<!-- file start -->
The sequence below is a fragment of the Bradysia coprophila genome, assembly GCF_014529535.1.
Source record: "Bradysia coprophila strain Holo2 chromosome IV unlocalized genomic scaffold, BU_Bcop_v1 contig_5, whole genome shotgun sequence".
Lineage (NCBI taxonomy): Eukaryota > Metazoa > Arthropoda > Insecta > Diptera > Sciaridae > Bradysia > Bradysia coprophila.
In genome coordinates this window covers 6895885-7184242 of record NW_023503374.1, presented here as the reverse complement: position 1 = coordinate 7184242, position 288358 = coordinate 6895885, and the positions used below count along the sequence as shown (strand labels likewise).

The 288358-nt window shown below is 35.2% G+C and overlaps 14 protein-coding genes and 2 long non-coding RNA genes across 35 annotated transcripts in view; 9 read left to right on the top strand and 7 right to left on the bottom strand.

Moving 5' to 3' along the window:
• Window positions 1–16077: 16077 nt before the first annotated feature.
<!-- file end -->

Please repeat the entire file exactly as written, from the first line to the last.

The sequence below is a fragment of the Bradysia coprophila genome, assembly GCF_014529535.1.
Source record: "Bradysia coprophila strain Holo2 chromosome IV unlocalized genomic scaffold, BU_Bcop_v1 contig_5, whole genome shotgun sequence".
Lineage (NCBI taxonomy): Eukaryota > Metazoa > Arthropoda > Insecta > Diptera > Sciaridae > Bradysia > Bradysia coprophila.
In genome coordinates this window covers 6895885-7184242 of record NW_023503374.1, presented here as the reverse complement: position 1 = coordinate 7184242, position 288358 = coordinate 6895885, and the positions used below count along the sequence as shown (strand labels likewise).

The 288358-nt window shown below is 35.2% G+C and overlaps 14 protein-coding genes and 2 long non-coding RNA genes across 35 annotated transcripts in view; 9 read left to right on the top strand and 7 right to left on the bottom strand.

Moving 5' to 3' along the window:
• Window positions 1–16077: 16077 nt before the first annotated feature.